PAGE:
The outflow port (7) is connected to a long, fairly narrow pipe (9); we used a 23 foot, ″ ID plastic hose. This long tube has a high impedance to oscillatory flow, but a low resistance to steady flow. It prevents ambient air to be aspirated into the pump assembly when the motion of the piston results in the pressure in the cylinder to be lower than atmospheric.

Experimental Evidence

The pump assembly consisted of a linear motor driven by an amplifier and a sine wave generator. Its stroke volume and frequency were adjustable. The pump assembly's volume was one liter. The inflow of desired gas (in our case N2) into port (3) was 1 L/sec, coming from a standard gas cylinder. The pressure amplitude ΔP was measured at the closed end of pipe or bead filled container and varied between 0.02 and 0.06 ata. The concentration of the unwanted gas was also monitored at the closed end of the containers by removing and analyzing repeatedly small gas samples (about 1 ml).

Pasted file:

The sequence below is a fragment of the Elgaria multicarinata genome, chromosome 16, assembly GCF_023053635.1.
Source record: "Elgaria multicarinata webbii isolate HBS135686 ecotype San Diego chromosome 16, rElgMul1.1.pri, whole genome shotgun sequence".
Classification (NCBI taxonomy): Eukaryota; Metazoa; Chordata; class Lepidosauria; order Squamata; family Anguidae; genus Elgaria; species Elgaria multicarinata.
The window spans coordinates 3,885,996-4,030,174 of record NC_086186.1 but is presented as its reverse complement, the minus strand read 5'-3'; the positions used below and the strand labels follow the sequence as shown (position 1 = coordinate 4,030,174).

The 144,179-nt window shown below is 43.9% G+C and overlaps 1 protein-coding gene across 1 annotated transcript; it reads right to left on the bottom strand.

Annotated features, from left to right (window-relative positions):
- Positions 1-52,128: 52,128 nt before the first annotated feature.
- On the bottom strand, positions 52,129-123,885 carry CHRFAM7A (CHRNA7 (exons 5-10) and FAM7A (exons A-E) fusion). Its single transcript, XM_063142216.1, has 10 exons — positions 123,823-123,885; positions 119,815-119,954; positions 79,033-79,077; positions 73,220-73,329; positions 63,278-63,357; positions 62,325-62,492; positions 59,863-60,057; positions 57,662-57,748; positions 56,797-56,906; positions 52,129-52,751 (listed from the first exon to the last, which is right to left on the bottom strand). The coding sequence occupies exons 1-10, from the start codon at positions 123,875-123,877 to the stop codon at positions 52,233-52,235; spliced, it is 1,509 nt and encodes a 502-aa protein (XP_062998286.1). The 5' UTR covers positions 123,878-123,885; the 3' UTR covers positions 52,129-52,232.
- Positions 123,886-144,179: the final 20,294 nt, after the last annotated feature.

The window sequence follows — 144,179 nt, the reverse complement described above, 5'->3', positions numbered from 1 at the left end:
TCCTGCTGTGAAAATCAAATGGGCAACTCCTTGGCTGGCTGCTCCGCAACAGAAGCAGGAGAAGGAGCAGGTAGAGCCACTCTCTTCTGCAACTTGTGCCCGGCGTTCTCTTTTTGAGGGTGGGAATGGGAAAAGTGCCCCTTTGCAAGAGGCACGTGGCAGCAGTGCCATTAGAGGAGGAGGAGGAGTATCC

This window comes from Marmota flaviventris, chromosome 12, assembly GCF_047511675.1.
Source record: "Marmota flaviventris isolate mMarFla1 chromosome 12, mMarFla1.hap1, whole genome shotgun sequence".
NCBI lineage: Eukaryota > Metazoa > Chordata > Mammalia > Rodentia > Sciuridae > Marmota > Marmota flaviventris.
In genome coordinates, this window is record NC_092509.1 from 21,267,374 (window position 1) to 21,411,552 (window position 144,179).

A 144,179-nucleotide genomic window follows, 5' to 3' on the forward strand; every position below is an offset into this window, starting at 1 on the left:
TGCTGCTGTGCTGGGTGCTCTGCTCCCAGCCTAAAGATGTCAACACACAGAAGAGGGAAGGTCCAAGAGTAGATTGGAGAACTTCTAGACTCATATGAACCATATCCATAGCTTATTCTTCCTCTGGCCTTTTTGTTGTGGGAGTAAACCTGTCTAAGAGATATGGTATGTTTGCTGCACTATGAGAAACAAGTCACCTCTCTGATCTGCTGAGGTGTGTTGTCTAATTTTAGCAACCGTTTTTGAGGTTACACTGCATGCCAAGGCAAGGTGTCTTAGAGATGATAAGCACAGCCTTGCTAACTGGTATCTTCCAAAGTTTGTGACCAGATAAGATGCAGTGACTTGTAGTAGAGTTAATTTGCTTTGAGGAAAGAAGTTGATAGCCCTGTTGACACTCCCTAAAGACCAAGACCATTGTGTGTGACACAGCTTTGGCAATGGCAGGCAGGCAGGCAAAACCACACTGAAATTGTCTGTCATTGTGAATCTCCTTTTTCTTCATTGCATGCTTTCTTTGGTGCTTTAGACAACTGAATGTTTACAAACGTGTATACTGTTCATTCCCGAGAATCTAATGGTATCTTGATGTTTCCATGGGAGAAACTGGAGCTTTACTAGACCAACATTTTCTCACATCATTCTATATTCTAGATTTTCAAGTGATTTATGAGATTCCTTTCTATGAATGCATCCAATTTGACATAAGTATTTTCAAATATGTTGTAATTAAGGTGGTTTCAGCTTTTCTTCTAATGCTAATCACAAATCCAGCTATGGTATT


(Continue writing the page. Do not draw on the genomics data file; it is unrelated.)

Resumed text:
Two steps had to be taken before the actual experiment. First, the stroke volume of the pump was adjusted in order to generate the required pressure variations in the pump assembly and in the container. This somewhat tedious trial and error process was needed since the resulting ΔP is not numerically predictable because of frequency-dependent “losses” in the outflow pipe. Measurements confirmed that the pressure amplitude was the same in the pump assembly and in the container. Second, the complete system was purged of the undesirable gas (O2) using a small opening at the closed end which was immediately closed again after the purging process. The experiment was started, after these preliminary steps, by flushing the pump assembly with desired gas at a rate of 1 L/sec and starting the pump motor. The experimental conditions were set as follows: the angular velocity was varied between 12.5 and 50 rad/sec, i.e. between 120 and 480 rpm, approximately; ΔP was varied between 0.02 and 0.06 ata.